“Till death do you part” could be the mantra of most non-traded REITs. Most non-traded Real Estate Investment Trusts (REITs) have a built-in self-destruct of between five and ten years. Thus, the natural course of most non-traded REITs forces a liquidity event. At that juncture, the options available include an IPO or its less-costly alternative, the reverse merger. Nuances between both traded and non-traded REITs, recent returns in the REIT market, the size of the REIT, the cost of structuring a liquid exit and the shelf-life of the REIT all factor into how shareholders might be inclined to exit a non-traded REIT.
Traded vs. Non-Traded REITs
Both traded and non-traded REITs are special real estate investment vehicles. The typical REIT is an entity not subject to tax with the stipulation that 90% of the annual profits from the REIT are returned to shareholders. Such profits are subsequently taxed at individual shareholder rates. The benefits of REITs are a phenomenal asset class to be included in any truly diversified investment portfolio. The lack of liquidity, lower returns, five to ten year lock-up, high fees and obscure transparency of non-traded REITs has made them an asset class to be avoided, at least by the more scrupulous investment advisors.
I tend to agree with many of the negative components inherent in non-traded REITs. Having said that, it doesn’t mean that advisors will stop promoting or that non-traded REITs will cease to exist as an asset class. Quite to the contrary. By their very nature, non-traded REITs create a good windfall for the promoters, earning them higher fees than traditional REITs and locking-up capital for unnecessary length. In fact, Blue Vault Partners released a study showing the IRR of non-traded REITs was significantly lower than their more liquid public counterparts. Thus, getting out of a private REIT sooner rather than later is preferable.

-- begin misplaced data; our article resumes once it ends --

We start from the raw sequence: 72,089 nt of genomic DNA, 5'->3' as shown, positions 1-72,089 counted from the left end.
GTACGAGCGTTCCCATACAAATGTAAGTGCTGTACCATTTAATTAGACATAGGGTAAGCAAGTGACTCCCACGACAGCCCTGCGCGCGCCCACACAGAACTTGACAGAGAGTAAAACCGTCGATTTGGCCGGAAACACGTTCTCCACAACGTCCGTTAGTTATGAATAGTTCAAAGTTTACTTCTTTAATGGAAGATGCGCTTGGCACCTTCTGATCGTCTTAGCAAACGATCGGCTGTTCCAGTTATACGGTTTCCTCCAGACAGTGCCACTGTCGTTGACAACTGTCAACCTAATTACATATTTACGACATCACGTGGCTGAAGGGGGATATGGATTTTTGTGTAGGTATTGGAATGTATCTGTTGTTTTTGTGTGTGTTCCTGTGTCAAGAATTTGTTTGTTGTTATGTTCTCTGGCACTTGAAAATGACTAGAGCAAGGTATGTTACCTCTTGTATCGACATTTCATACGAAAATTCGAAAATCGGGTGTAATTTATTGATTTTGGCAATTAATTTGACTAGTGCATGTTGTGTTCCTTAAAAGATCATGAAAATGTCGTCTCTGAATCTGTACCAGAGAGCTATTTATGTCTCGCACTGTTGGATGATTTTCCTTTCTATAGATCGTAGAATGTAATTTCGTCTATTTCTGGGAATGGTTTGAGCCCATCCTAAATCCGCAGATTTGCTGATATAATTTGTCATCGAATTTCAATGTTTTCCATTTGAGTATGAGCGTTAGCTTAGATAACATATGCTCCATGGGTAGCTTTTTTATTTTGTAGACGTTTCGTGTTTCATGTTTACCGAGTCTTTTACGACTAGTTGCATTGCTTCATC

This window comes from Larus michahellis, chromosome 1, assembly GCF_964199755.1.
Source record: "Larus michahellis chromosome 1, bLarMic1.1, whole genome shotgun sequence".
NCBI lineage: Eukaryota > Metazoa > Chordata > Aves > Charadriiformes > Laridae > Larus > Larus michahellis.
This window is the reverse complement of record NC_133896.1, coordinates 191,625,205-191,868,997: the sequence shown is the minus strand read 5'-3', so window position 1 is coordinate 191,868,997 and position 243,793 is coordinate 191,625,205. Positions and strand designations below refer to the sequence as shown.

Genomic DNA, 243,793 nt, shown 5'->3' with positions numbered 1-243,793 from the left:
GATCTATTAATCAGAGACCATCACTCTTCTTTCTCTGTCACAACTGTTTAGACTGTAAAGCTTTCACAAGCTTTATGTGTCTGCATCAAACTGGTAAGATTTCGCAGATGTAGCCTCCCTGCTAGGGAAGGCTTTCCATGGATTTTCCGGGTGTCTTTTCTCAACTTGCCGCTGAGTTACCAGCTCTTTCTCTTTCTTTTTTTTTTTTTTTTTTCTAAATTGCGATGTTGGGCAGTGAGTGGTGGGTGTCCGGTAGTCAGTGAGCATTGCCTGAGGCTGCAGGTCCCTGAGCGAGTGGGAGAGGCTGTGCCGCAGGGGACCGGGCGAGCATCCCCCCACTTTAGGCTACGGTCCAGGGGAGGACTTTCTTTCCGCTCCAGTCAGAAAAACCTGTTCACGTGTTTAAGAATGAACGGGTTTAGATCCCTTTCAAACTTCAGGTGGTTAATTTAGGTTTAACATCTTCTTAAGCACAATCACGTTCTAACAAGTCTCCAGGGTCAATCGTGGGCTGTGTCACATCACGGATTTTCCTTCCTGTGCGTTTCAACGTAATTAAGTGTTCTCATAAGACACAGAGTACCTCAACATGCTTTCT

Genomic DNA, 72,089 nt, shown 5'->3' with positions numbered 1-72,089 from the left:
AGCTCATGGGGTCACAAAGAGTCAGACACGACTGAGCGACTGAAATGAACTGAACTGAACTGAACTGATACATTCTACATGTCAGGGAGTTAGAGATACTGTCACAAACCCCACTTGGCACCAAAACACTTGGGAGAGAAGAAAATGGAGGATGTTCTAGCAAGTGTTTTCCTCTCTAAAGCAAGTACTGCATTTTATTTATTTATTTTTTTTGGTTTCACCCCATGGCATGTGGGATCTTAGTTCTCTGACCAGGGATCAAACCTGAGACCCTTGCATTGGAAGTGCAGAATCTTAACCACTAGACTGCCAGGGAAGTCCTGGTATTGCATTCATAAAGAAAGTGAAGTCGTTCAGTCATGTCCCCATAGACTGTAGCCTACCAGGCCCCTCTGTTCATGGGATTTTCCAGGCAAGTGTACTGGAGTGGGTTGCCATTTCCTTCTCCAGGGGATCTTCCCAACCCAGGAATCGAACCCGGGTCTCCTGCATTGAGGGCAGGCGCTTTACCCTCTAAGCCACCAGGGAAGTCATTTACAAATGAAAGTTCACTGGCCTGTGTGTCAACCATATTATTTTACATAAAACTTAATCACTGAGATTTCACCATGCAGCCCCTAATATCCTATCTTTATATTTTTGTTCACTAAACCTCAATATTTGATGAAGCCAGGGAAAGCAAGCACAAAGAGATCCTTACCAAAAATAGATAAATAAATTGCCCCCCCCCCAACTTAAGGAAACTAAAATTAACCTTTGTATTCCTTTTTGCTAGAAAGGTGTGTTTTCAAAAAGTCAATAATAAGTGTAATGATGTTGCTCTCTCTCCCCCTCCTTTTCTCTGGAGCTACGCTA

REITs Since 2008
The downsides of non-traded REITs have been slightly obscured by the recent boom in the REIT market overall. Low asset valuations since the market plunge in 2008 have helped to fuel the emergence of both traded and non-traded REITS alike. In fact, most REITs have outpaced the returns projected by most analysts in recent years. With the market returning to its former glory, many non-traded REITs have taken advantage of various liquidity options for exiting their investments.
Both traded and non-traded REITs are not the only asset classes to have done better than analysts expected. It’s tough not to have wild increases over expectations when nearly all asset valuations started at such unprecedented lows after the crisis. Couple that fact with the Fed’s $85 billion a month stimulus and it’s the perfect combination for above-expected asset returns. If it just so happens you made said returns in your non-traded REIT, then great. The question still remains: “how are you going to exit the investment?”
Gaining Liquidity: IPO vs. Alternatives
When it comes time to part with a REIT, there are a number of options available. First, REIT shareholders can opt for a traditional IPO, including the full dog and pony show from investment bankers and market-makers. This process, while high profile, is ultimately the most expensive option and not always the right fit, especially for REITs whose assets may dip below the $1 billion mark. Secondly, an non-traded REIT can “go public” with an existing public REIT, regardless of the difference in size. Such a reverse merger creates a combined REIT with greater assets and enhanced growth options for both the shareholders of the acquirer and the target. These types of deals can occur on any number of the major exchanges including the OTC, NYSE or NASDAQ. Finally, some REITs opt for using smaller public shell companies to get their shares traded and obtain a liquidity event. The last option includes the least amount of fanfare, but can save significant time and money in the “go public” process.
Certainly, non-public REITs are not without their inherent risks and critics– and rightfully so. It doesn’t mean they are going away anytime soon. Furthermore, most of the risks and downside such REITs incur are–at least in part–due to the lack of inherent liquidity in the investment. Solving liquidity is as simple as performing a reverse merger into a shell or an existing public REIT on any of the major stock exchanges. Regardless of whether you were sold a bill of goods when you bought into the private REIT, there is still time to make at least a positive return once the REIT begins trading in the public markets.